Speciation and Transport of Radionuclides from the Chernobyl Accident within the Gideå Site
The transport and redistribution of radionuclides originating from the Chernobyl accident were studied within a 1 km2 area in the northeastern part of Sweden (the Gideå site). Physical and chemical speciation of the fallout radionuclides were investigated on water samples collected within the study site using techniques developed especially for this purpose. The concentration of cesium activity in the creek water had become established at a rather constant level of 0.1 Bq/L after 5 years. Of the cesium activity being transported by creek water, ~ 10% is transported as particulates and the rest as cations. The transport rate of the deposited radionuclides in the soil was studied over a period of 5 years. At the end of this period, the major portion of the deposited cesium activity was found in the upper 5 cm of the soil. The distribution of radionuclides in respect to the different soil grain size fractions was determined and the results showed a greater abundance of cesium activity in the silt-clay fractions. The ability of the soil to retard the deposited radionuclides was studied by sequential leaching. This leaching investigation showed that, on average, ~ 50% of 137Cs is tightly bound to the grains, except in of the A horizon, in which ~ 70% is strongly sorbed. The less tightly bound, i.e. mobile, part of the 137Cs activity makes up approximately 15%.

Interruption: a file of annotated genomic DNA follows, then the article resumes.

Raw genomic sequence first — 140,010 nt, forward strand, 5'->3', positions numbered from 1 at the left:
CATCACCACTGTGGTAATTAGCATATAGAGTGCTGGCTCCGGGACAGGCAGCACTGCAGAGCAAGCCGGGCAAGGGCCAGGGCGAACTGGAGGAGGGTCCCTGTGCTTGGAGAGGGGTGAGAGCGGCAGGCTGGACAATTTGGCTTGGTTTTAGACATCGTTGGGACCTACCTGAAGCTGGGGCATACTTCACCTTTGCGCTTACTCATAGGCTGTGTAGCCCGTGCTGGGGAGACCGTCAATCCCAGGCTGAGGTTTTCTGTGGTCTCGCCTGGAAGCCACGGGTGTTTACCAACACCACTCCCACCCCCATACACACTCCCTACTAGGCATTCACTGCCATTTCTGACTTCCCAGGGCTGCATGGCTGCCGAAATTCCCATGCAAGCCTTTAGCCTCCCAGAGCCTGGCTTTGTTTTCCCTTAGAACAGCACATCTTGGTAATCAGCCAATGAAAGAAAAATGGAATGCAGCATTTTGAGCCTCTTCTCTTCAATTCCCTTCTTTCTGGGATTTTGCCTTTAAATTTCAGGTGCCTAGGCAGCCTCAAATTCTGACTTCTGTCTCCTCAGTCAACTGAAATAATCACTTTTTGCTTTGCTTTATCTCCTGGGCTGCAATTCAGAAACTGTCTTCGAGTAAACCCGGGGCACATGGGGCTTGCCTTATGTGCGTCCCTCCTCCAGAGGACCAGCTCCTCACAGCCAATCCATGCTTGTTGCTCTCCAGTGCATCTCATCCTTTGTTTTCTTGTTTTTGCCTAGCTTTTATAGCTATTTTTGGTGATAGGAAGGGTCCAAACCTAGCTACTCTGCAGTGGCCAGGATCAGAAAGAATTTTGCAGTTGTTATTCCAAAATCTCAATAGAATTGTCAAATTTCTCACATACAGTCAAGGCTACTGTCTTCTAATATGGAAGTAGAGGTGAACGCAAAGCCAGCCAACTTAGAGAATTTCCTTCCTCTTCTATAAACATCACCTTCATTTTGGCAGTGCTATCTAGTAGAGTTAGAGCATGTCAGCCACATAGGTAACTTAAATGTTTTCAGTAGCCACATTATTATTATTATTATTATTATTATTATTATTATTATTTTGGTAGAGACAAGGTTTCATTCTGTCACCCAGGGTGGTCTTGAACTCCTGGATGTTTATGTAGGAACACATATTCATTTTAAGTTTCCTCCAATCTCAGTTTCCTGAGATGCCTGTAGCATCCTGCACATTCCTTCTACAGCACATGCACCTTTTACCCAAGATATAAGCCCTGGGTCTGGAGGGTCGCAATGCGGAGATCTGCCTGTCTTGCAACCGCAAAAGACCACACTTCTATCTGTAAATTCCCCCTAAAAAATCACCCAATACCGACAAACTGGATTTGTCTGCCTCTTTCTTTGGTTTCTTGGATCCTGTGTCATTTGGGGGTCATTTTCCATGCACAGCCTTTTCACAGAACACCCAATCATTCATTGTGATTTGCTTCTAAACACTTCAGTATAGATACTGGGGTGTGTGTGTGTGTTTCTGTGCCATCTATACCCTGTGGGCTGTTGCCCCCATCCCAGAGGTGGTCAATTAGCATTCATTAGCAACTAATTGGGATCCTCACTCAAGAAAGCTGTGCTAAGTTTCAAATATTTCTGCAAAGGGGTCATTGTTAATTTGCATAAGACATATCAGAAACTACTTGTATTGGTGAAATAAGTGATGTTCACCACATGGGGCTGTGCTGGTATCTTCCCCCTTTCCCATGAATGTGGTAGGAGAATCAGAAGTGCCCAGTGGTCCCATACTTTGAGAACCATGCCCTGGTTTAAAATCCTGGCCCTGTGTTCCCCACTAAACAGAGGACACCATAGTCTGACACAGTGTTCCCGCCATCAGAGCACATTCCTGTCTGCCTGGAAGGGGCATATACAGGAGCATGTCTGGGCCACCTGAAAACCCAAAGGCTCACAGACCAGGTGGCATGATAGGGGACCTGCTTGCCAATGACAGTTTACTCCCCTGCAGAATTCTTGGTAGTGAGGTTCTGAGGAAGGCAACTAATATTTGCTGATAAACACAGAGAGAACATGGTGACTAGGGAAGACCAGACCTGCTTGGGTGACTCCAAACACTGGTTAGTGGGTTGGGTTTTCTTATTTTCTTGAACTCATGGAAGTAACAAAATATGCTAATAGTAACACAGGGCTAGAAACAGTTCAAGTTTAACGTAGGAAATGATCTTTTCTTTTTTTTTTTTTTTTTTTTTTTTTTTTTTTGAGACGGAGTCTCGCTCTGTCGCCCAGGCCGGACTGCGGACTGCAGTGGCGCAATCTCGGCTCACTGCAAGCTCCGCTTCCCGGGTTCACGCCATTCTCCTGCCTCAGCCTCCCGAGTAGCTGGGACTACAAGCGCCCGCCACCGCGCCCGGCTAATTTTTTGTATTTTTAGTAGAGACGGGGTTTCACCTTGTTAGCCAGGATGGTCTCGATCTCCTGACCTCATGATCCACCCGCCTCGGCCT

Laboratory experiments were performed to investigate the sorption of the monovalent cations sodium, rubidium and cesium on soil collected within the Gideå site. Batch experiments on soil from different horizons showed a substantially greater retardation of cesium than of sodium and rubidium. The sorption of cesium was most significant in the A horizon (Kd value ~ 10 m3/kg). Sorption of sodium, rubidium and cesium on different grain size fractions showed a strong sorption on clay particles, even though a notable sorption was observed on soil particles larger than 1 mm. The sorption of cesium could not be coupled to the leaching of Na+, K+, Ca2+, Mg2+ and NH4+ from the soil particles. Column experiments were performed using undisturbed and partly unsaturated soil columns. The hydrodynamic properties in the soil columns were determined by using tritiated water added to the column as a pulse. The nuclides studied were 82Br-, 22Na+, 86Rb+ and 134Cs+. The results show that 82Br- can be used as a nonsorbing tracer. Of the cations studied, only sodium could be eluted from the soil column. A one-dimensional advection-dispersion model was applied to the break-through curves obtained for tritiated water and sodium. The Kd value obtained from the column experiment for sodium was similar to the Kd value obtained from batch experiments. The model applied was found to be applicable for weakly sorbing elements transported through an undisturbed and unsaturated soil column.